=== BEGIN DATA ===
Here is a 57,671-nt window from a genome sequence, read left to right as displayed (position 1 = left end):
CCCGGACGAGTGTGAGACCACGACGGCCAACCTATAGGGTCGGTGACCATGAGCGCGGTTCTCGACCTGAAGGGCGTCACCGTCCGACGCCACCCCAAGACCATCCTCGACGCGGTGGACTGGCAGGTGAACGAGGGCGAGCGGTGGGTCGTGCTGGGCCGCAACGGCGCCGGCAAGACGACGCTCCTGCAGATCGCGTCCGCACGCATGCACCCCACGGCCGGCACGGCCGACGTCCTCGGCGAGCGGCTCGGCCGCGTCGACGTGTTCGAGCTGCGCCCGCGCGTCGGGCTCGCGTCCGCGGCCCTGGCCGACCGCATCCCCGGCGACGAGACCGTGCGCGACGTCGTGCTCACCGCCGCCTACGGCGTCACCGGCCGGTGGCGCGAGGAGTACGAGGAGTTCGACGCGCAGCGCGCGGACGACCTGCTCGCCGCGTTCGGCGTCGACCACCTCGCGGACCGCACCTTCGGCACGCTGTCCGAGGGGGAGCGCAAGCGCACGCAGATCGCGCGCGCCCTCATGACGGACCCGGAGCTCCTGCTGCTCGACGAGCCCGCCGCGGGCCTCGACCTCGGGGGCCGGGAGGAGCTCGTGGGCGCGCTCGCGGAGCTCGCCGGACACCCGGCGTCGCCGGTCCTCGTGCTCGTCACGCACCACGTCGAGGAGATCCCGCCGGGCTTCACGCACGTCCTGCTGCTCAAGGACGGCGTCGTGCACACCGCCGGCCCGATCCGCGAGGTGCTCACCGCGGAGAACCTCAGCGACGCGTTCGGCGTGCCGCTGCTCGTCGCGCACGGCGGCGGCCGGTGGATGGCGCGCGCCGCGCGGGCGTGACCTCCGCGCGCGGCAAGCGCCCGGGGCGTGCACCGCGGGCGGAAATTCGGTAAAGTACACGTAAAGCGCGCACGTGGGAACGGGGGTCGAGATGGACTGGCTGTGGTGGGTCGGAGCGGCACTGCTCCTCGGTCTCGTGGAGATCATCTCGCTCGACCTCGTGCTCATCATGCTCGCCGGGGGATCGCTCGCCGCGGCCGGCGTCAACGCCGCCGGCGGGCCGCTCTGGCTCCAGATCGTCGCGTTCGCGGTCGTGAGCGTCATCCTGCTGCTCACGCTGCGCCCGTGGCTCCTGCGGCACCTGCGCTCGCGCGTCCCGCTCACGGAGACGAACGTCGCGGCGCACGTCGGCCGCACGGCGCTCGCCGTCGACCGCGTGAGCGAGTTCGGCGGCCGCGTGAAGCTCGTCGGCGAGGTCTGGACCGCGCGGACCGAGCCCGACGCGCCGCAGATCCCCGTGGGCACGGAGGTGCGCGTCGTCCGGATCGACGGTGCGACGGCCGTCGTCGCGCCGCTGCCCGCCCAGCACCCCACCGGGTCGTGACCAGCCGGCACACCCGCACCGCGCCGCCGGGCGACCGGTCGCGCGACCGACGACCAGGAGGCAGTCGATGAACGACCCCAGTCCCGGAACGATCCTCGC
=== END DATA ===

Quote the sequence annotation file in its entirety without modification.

Here is a 57,671-nt window from a genome sequence, read left to right as displayed (position 1 = left end):
CCCGGACGAGTGTGAGACCACGACGGCCAACCTATAGGGTCGGTGACCATGAGCGCGGTTCTCGACCTGAAGGGCGTCACCGTCCGACGCCACCCCAAGACCATCCTCGACGCGGTGGACTGGCAGGTGAACGAGGGCGAGCGGTGGGTCGTGCTGGGCCGCAACGGCGCCGGCAAGACGACGCTCCTGCAGATCGCGTCCGCACGCATGCACCCCACGGCCGGCACGGCCGACGTCCTCGGCGAGCGGCTCGGCCGCGTCGACGTGTTCGAGCTGCGCCCGCGCGTCGGGCTCGCGTCCGCGGCCCTGGCCGACCGCATCCCCGGCGACGAGACCGTGCGCGACGTCGTGCTCACCGCCGCCTACGGCGTCACCGGCCGGTGGCGCGAGGAGTACGAGGAGTTCGACGCGCAGCGCGCGGACGACCTGCTCGCCGCGTTCGGCGTCGACCACCTCGCGGACCGCACCTTCGGCACGCTGTCCGAGGGGGAGCGCAAGCGCACGCAGATCGCGCGCGCCCTCATGACGGACCCGGAGCTCCTGCTGCTCGACGAGCCCGCCGCGGGCCTCGACCTCGGGGGCCGGGAGGAGCTCGTGGGCGCGCTCGCGGAGCTCGCCGGACACCCGGCGTCGCCGGTCCTCGTGCTCGTCACGCACCACGTCGAGGAGATCCCGCCGGGCTTCACGCACGTCCTGCTGCTCAAGGACGGCGTCGTGCACACCGCCGGCCCGATCCGCGAGGTGCTCACCGCGGAGAACCTCAGCGACGCGTTCGGCGTGCCGCTGCTCGTCGCGCACGGCGGCGGCCGGTGGATGGCGCGCGCCGCGCGGGCGTGACCTCCGCGCGCGGCAAGCGCCCGGGGCGTGCACCGCGGGCGGAAATTCGGTAAAGTACACGTAAAGCGCGCACGTGGGAACGGGGGTCGAGATGGACTGGCTGTGGTGGGTCGGAGCGGCACTGCTCCTCGGTCTCGTGGAGATCATCTCGCTCGACCTCGTGCTCATCATGCTCGCCGGGGGATCGCTCGCCGCGGCCGGCGTCAACGCCGCCGGCGGGCCGCTCTGGCTCCAGATCGTCGCGTTCGCGGTCGTGAGCGTCATCCTGCTGCTCACGCTGCGCCCGTGGCTCCTGCGGCACCTGCGCTCGCGCGTCCCGCTCACGGAGACGAACGTCGCGGCGCACGTCGGCCGCACGGCGCTCGCCGTCGACCGCGTGAGCGAGTTCGGCGGCCGCGTGAAGCTCGTCGGCGAGGTCTGGACCGCGCGGACCGAGCCCGACGCGCCGCAGATCCCCGTGGGCACGGAGGTGCGCGTCGTCCGGATCGACGGTGCGACGGCCGTCGTCGCGCCGCTGCCCGCCCAGCACCCCACCGGGTCGTGACCAGCCGGCACACCCGCACCGCGCCGCCGGGCGACCGGTCGCGCGACCGACGACCAGGAGGCAGTCGATGAACGACCCCAGTCCCGGAACGATCCTCGC